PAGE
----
The reaction from friends and family to A Day in the Life of an Adult Fan of LEGO, my entry to Rebrick’s Show Us an AFOL brickfilm contest, has been great. That’s probably because it is more of a “biopic” than I care to admit.
As an adult fan of LEGO, or AFOL as we call ourselves, I can say that:
- A LEGO replica of the Death Star has taken up most of our dining room table for months at a time. The same can be said of brickfilm movie sets, and less glamorously, just hundreds of random LEGO parts.
- I routinely try to get my son to spend his allowance or birthday money on LEGO
- I have pulled an all-nighter on a week night finishing up an entry for a brickfilm contest.
But the most important thing that came out of this was recognizing my tendency to tell stories too complicated for the medium or time limits. I decided to enter with only eight days left in the competition so I didn’t have time for my usual subplots and extraneous characters. I didn’t have time to waste on scenes that I loved in concept but didn’t come across clearly. For once, I didn’t have to explain a plot subtlety to my wife. You’d think I’d be smart enough to take that as a sign. But It’s funny how easy it is to ignore or rationalize a bloated and confusing plot. This time I ended up well under the two minutes maximum on the first pass! I usually spend gut-wrenching hours editing down a video.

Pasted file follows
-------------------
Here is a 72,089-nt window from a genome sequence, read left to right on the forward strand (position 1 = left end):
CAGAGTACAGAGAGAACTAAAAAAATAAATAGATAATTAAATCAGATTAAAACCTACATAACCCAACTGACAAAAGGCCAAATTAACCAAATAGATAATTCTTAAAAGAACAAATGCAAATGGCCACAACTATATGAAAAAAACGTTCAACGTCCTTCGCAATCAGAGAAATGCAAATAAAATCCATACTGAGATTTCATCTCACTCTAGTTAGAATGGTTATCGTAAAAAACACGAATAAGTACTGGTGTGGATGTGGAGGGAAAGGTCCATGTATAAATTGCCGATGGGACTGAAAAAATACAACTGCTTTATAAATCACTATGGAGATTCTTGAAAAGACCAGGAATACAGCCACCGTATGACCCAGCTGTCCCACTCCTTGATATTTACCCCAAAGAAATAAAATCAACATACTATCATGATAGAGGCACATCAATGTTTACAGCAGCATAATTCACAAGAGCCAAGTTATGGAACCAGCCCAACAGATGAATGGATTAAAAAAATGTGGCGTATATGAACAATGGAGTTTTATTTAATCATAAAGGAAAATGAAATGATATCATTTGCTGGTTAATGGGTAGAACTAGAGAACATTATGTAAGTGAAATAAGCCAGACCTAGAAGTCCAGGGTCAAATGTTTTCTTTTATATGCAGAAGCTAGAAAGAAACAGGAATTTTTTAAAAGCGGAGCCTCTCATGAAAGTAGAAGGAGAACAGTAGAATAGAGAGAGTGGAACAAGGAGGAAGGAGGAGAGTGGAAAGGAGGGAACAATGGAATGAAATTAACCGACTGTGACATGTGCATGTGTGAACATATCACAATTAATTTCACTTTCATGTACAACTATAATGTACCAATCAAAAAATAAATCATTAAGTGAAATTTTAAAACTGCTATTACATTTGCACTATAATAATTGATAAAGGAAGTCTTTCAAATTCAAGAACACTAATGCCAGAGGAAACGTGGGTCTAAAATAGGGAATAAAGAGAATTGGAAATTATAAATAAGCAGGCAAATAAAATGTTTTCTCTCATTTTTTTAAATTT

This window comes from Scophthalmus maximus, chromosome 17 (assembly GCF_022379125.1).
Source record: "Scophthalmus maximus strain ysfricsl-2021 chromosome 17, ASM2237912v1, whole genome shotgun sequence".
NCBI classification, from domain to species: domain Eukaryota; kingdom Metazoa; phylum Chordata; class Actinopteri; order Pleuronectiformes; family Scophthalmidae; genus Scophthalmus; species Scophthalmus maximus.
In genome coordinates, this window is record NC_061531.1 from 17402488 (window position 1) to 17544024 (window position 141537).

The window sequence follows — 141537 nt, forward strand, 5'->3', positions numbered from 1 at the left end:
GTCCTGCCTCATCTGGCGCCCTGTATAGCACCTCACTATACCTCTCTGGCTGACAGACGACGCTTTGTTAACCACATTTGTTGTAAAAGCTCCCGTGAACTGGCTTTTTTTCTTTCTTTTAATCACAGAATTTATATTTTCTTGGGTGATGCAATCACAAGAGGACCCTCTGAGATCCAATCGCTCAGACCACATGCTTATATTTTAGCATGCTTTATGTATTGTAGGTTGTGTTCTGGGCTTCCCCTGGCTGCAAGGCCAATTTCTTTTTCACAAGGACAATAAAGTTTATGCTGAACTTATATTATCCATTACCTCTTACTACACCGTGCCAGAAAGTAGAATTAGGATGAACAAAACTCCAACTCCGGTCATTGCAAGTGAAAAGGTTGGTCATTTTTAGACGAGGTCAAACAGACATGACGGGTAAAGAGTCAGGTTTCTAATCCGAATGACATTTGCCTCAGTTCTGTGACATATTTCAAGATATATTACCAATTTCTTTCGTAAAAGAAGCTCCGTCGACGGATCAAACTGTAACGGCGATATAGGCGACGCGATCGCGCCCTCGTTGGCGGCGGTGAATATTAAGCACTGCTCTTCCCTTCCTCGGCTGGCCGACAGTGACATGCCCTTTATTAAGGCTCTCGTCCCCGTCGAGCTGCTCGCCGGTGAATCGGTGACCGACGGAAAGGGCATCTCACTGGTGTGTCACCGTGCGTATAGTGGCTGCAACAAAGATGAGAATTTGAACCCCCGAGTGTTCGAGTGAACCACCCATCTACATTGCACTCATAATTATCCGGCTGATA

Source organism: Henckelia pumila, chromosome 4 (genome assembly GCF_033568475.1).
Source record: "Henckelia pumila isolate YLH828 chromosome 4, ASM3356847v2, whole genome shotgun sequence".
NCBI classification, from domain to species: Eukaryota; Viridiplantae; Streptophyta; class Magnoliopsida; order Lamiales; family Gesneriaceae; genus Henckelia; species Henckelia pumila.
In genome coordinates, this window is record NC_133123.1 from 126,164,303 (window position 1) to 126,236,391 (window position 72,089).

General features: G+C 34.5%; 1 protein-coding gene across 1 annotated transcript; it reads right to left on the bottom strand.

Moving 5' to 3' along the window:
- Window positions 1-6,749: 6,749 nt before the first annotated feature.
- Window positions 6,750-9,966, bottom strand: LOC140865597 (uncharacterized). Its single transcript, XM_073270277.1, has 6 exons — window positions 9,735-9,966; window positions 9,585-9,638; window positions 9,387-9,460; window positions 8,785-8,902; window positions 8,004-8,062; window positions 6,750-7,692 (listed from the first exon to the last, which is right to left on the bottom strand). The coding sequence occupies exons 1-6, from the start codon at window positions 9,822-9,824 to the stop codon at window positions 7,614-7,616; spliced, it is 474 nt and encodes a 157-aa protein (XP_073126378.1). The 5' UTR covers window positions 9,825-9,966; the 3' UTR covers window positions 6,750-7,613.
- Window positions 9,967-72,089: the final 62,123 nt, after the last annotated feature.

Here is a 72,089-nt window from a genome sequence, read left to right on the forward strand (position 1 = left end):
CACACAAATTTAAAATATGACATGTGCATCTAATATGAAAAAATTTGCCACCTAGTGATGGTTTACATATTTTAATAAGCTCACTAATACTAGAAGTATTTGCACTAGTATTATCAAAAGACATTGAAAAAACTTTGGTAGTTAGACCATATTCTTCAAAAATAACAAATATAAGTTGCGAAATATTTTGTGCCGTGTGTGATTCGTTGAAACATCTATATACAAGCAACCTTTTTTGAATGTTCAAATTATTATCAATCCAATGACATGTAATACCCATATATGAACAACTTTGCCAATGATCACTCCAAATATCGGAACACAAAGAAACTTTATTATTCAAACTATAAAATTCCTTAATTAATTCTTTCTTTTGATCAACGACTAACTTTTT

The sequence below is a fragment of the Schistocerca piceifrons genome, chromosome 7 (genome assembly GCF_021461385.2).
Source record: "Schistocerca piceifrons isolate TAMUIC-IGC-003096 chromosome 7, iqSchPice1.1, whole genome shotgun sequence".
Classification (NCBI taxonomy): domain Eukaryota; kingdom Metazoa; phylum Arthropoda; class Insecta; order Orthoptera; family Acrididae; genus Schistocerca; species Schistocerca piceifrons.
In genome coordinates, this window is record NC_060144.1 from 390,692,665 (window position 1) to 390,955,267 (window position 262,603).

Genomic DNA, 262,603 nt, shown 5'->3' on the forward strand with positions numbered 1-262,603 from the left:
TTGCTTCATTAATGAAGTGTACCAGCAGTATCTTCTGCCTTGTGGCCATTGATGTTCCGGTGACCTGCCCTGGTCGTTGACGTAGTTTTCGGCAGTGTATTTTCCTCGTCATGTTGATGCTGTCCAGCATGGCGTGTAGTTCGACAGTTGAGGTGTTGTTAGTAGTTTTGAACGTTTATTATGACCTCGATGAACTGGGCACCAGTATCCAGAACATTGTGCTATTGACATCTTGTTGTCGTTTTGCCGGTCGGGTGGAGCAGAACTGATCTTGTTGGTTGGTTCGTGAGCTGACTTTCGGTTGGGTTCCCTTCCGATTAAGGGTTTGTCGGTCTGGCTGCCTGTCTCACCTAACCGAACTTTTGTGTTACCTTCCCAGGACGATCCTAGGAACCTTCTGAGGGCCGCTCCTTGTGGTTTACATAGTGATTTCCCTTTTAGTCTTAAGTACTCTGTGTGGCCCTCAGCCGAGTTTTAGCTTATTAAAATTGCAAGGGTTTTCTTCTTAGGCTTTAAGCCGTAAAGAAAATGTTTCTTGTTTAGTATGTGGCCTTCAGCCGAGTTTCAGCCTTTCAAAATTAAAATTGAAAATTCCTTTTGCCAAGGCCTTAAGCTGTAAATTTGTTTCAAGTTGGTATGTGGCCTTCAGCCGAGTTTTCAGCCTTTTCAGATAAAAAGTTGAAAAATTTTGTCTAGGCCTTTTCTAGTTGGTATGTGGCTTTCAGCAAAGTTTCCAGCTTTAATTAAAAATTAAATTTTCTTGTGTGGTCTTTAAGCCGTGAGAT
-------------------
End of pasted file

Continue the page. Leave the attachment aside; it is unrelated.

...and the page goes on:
And this is why I’m an AFOL. It’s not just a creative outlet. It causes me to take long and hard looks at myself and do better.